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Posted 27 June 2024 - 11:44

It still amazes me, at the age of 79, that there are still levels of pointlessness that I had never dreamed of...

 

Motorsports is pointless, so just work your way backwards.



#11 Greg Locock

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Posted 27 June 2024 - 21:14

"revolutionized the way car designers looked at performance" citation needed.

 

Sorry, Duesenberg is an example of a modern Bugatti type approach from 90 years ago. 



#12 Wuzak

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Posted 28 June 2024 - 18:15



#13 Secretariat

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Posted 29 June 2024 - 11:52

"revolutionized the way car designers looked at performance" citation needed.

 

Sorry, Duesenberg is an example of a modern Bugatti type approach from 90 years ago. 

For sure. It is interesting to look back 100 years ago or further and a lot of it is still very familiar. Electric cars, ICE cars, different fuels, high displacement engines, high horsepower (era relative), precision engineering, and so on. On one hand it is pretty cool.On the other hand, what have we really learned?



#14 Henri Greuter

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Posted 06 July 2024 - 08:44

I wonder how much they loose on every car they make and sell to people who can afford the true price of the car anyway.

But in order to make it a bit more attractive get it for a bargan prize.

 

So people wh buy VW's, Skoda's etc are charged some more on their Polo, Golf etc to make the financial dept of the VW conglomerate happy to see some of the looses made on those Bugs being compensated.

 

Joe Average being force to allow Flynn Filthyrich have his excessisve toy at a bargain ....



#15 Nathan

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Posted 06 July 2024 - 13:23

Because all any company has to do on their economic products is just increase the price whatever they need, a magic wand is waved, and it is granted.  Get real, man.

 

"revolutionized the way car designers looked at performance" citation needed.

 

Sorry, Duesenberg is an example of a modern Bugatti type approach from 90 years ago. 

 

What at all is similar?

 

For sure. It is interesting to look back 100 years ago or further and a lot of it is still very familiar. Electric cars, ICE cars, different fuels, high displacement engines, high horsepower (era relative), precision engineering, and so on. On one hand it is pretty cool. On the other hand, what have we really learned?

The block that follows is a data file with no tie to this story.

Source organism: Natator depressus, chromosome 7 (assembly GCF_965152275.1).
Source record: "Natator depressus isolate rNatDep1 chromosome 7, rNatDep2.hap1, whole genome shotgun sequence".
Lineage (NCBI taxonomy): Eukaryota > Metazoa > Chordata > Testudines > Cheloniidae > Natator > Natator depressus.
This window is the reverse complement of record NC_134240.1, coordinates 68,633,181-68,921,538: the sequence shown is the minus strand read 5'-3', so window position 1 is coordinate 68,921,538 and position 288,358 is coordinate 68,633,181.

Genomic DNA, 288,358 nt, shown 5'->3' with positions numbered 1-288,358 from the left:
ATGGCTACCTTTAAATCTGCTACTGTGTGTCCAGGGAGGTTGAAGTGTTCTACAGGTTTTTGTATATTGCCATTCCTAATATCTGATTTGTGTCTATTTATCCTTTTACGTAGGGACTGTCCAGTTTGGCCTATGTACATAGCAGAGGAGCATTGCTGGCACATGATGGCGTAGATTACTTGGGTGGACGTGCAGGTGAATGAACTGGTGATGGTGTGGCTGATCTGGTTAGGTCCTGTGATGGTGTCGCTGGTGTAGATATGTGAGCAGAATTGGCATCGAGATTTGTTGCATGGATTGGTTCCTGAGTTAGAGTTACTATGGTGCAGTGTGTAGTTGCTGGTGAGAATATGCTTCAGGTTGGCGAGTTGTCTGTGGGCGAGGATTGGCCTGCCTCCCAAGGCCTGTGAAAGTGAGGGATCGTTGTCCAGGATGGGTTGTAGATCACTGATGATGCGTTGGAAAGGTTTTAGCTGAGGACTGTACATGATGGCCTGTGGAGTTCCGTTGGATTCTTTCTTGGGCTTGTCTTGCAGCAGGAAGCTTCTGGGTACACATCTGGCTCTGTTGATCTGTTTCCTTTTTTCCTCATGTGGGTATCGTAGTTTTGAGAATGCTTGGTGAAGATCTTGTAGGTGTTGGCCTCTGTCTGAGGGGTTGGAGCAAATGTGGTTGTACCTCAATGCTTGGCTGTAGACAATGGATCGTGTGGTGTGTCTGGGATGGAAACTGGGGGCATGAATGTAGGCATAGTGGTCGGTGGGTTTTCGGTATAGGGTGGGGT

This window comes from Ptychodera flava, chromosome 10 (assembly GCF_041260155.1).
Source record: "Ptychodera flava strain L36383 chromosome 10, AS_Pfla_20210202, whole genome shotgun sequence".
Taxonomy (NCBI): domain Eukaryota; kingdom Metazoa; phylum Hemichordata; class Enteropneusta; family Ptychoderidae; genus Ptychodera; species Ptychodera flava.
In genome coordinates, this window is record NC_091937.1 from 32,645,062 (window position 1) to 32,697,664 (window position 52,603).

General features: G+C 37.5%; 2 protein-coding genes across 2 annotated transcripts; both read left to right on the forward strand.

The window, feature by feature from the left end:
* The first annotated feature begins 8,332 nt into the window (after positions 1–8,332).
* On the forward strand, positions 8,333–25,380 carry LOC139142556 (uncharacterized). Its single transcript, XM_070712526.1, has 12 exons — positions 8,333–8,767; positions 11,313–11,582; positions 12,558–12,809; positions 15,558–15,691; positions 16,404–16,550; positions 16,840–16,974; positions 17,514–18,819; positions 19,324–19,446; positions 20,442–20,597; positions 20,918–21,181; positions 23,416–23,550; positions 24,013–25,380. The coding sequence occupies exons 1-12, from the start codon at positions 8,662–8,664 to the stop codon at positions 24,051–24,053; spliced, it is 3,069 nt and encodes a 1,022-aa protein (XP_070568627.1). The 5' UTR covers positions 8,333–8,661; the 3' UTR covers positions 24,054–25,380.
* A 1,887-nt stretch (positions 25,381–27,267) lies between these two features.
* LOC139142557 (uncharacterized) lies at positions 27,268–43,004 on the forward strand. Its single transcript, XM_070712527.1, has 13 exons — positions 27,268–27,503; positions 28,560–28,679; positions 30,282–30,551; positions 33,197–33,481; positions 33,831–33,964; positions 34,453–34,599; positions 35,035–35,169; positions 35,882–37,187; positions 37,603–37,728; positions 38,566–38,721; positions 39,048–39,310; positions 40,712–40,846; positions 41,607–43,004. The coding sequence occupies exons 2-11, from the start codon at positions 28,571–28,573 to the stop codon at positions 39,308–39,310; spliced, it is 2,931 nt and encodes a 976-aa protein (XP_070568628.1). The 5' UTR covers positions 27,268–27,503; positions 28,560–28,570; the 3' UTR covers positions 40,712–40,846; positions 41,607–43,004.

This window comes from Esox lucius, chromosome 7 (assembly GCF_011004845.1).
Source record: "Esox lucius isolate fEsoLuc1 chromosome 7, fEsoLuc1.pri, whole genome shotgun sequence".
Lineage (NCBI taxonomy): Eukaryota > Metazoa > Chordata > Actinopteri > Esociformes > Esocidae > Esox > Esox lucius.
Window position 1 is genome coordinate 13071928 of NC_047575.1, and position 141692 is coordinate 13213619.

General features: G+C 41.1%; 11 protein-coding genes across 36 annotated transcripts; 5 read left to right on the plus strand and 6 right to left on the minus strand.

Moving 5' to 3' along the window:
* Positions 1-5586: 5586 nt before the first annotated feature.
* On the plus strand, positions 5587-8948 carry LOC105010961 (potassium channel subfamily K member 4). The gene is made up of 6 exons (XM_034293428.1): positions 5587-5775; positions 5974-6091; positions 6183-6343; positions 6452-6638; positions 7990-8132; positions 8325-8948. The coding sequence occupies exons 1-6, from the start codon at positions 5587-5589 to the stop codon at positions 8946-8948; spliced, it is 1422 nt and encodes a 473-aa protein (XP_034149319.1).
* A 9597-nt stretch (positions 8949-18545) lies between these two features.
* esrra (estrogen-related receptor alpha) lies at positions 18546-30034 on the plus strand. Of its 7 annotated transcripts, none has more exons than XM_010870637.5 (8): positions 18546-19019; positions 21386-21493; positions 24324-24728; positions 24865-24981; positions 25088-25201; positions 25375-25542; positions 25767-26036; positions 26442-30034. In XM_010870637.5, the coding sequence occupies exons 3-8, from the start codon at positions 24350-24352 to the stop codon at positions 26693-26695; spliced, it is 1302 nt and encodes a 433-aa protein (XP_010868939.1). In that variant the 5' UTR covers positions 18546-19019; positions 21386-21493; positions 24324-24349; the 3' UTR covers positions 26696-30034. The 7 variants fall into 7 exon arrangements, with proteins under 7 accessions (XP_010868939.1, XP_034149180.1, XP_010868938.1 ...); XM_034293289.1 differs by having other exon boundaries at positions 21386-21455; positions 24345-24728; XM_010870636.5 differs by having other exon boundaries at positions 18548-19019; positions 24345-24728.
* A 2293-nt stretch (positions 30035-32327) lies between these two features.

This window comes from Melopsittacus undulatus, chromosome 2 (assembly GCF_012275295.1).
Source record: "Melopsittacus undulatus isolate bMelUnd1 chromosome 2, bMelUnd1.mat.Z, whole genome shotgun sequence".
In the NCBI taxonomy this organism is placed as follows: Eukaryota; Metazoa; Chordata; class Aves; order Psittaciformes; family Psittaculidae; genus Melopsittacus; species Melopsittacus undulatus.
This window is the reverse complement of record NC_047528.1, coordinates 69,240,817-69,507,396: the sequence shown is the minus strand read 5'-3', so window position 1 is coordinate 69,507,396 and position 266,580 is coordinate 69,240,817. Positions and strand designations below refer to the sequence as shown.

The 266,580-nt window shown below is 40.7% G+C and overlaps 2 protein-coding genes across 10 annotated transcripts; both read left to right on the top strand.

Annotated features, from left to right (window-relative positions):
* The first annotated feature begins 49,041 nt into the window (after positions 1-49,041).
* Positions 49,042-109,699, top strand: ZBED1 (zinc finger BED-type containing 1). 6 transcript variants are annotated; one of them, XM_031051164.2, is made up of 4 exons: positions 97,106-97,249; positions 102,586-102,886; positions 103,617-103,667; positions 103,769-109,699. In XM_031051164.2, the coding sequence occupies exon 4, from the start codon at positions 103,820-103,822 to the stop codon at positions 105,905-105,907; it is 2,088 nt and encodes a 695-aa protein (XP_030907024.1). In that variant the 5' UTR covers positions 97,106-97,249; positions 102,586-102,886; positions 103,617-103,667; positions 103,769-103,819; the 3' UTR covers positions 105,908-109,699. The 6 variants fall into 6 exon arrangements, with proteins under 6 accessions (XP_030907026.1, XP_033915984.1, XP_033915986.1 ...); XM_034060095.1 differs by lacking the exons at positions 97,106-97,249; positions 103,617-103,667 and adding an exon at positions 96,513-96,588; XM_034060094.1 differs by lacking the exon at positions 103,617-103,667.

LOL, what?!?!  This is like saying 'what have we really learned about build homes since we were in caves?', because you know, they had walls, a roof, probably a heating source and were used for sleeping in.



#16 Greg Locock

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Posted 06 July 2024 - 13:31

straight line speed, big mf engine, fairly nice to sit in, style over substance, OBVIOUSLY.



#17 Secretariat

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Posted 06 July 2024 - 13:44

Because all any company has to do on their economic products is just increase the price whatever they need, a magic wand is waved, and it is granted.  Get real, man.

 

 

What at all is similar?

 

 

LOL, what?!?!  This is like saying 'what have we really learned about build homes since we were in caves?', because you know, they had walls, a roof, probably a heating source and were used for sleeping in.

I don't think so. Without getting too much in the idea that a machine/tool/convenience item is different than a shelter my point is the automobile is using similar concepts that existed and were functionally in place 100 years ago. There is a point in time where technical innovation gave way to commercial viability to essentially one type of automobile/propulsion type, etc.). I suppose pros/cons to that. To many people, concepts that are coming back as advancements/new are old ideas experiencing a renaissance. Imagine if the variety that existed then each had their technical progressions...that is where my question (what have we learned) stems from.



#18 Magoo

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Posted 12 July 2024 - 14:16

It still amazes me, at the age of 79, that there are still levels of pointlessness that I had never dreamed of...